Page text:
Another reason behind the recent increase in travelers using agents to help them book their vacations is the fact that more people are hitting the road right now. With a healthy economy and the value of the American dollar strong internationally, the travel industry is thriving once again. Also, people may have been delaying bigger trips and didn't want to wait any longer. Overall the travel industry had a very good year. Sales are definitely up.
Other significant trends are the rise of multi-generational trips and milestone trips. Milestone trips may include an extended family traveling to celebrate a significant wedding anniversary, a couple or family traveling to celebrate a graduation. Also, there's an increasing of gay and lesbians couples planning destination weddings and honeymoons.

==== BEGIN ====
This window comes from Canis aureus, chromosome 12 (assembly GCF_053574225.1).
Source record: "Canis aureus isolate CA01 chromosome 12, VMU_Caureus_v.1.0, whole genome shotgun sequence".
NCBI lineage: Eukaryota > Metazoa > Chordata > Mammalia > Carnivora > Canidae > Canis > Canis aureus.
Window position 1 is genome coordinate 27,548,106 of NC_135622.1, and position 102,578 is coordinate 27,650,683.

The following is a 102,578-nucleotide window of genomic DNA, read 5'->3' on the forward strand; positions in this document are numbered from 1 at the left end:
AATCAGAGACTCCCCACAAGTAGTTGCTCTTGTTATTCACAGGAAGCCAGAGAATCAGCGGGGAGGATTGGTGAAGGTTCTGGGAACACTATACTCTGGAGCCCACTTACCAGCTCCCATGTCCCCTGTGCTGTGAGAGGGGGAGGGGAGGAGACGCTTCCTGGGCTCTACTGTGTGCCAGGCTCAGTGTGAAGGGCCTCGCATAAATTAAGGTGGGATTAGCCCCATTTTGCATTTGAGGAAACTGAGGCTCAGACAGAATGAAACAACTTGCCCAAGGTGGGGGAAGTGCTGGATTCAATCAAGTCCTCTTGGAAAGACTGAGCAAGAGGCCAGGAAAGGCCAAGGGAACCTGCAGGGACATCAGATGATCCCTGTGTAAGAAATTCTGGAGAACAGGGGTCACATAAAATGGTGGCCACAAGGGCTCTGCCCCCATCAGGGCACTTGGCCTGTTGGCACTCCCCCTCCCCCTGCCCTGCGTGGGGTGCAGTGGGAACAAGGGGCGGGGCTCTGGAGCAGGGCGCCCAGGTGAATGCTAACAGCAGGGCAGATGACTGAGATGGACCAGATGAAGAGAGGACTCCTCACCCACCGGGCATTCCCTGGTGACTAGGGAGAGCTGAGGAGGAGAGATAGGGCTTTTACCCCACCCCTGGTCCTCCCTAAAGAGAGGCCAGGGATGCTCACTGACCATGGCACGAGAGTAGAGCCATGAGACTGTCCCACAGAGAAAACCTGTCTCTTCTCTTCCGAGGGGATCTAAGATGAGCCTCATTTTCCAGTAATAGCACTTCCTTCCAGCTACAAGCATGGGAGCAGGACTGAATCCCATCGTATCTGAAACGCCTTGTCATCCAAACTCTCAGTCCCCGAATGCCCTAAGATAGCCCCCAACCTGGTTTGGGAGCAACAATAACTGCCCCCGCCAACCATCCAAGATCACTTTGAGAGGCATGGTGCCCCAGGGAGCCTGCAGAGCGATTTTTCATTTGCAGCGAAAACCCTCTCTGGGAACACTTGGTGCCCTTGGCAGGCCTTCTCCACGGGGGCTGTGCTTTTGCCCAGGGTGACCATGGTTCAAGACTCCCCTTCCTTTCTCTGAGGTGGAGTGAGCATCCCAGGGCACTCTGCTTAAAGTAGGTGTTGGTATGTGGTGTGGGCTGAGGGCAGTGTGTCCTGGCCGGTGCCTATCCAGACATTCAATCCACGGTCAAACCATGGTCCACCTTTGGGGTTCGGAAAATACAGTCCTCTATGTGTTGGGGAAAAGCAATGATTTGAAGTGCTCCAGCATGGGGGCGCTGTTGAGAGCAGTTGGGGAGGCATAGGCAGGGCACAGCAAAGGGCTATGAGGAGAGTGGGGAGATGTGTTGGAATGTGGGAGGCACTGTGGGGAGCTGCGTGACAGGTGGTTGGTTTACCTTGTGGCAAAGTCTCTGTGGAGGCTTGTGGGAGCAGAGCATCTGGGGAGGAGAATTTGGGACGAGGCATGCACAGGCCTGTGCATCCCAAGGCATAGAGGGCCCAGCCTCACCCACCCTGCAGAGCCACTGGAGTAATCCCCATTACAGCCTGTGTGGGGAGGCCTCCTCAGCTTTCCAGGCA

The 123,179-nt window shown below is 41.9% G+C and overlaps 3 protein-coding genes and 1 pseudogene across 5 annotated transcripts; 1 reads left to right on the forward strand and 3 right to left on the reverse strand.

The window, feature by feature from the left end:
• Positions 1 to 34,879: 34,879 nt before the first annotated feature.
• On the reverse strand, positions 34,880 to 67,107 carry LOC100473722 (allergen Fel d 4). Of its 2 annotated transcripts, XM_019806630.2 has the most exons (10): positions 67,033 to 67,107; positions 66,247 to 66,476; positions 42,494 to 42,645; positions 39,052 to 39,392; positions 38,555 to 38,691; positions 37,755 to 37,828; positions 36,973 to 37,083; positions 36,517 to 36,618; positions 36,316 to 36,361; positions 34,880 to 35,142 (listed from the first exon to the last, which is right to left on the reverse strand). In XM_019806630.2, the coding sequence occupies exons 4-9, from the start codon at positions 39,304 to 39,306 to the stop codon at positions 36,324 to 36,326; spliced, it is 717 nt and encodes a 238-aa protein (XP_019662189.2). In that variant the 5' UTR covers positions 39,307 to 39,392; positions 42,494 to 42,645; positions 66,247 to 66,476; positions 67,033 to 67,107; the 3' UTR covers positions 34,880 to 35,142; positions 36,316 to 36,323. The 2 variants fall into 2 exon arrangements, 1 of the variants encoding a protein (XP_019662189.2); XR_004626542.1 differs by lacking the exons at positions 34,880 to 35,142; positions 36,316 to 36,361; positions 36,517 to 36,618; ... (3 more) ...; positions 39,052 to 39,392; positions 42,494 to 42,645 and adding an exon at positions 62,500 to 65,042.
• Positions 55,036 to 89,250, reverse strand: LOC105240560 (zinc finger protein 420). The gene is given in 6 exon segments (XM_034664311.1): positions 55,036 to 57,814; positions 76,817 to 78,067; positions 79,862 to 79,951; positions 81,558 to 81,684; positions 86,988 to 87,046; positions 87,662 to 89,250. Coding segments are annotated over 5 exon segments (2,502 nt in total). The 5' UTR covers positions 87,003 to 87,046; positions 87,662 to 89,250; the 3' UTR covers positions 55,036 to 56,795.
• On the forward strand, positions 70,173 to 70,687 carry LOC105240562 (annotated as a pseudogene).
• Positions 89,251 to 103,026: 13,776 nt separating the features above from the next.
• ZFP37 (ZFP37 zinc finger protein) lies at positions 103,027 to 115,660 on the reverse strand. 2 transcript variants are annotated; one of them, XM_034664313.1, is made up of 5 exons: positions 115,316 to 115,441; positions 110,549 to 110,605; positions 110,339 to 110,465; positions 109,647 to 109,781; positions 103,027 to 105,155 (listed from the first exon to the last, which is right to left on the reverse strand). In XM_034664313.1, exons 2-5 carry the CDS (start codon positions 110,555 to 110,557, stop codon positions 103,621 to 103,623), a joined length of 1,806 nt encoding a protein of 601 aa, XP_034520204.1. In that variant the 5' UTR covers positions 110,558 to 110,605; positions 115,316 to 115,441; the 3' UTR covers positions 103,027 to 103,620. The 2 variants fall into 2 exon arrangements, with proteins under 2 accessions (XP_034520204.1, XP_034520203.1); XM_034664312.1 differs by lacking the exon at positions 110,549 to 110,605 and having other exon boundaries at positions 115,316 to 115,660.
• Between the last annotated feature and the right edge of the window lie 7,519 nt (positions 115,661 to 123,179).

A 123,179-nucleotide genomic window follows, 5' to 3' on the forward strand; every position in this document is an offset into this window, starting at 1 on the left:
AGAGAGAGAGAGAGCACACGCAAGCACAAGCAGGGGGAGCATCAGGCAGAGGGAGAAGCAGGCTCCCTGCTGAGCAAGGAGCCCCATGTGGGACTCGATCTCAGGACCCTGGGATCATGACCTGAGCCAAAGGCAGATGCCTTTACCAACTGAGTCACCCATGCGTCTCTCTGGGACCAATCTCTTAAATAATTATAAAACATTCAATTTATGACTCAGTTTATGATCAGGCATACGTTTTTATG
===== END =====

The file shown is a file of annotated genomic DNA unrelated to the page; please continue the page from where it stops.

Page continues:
These are some results of the Travel Leader Group’s 2016 Travel Trends Survey.
The survey was conducted from November 17, 2015 through December 8, 2015, gathering responses and data on already booked trips for 2016 from 1,316 U.S. based travel agency owners, managers, and agents.
These thoughts about the balance between digital and human interactions can be seen in Amazon's to open its first brick-and-mortar store in Seattle. It is an interesting new departure for Amazon, but it also offers us the chance of some enlightenment on some of the larger questions of business, in both online and physical worlds.
Alastair Dryburgh thinks that algorithms could perfectly work in partnership with humans. He is a writer and Forbes magazine's contributor, and he is excited about this discussion. "This is a development to watch very, very closely. The experiment will shed new light on the questions of humans vs. machines and virtual vs. real-world. And what bigger questions are there at the moment?", says Dryburgh.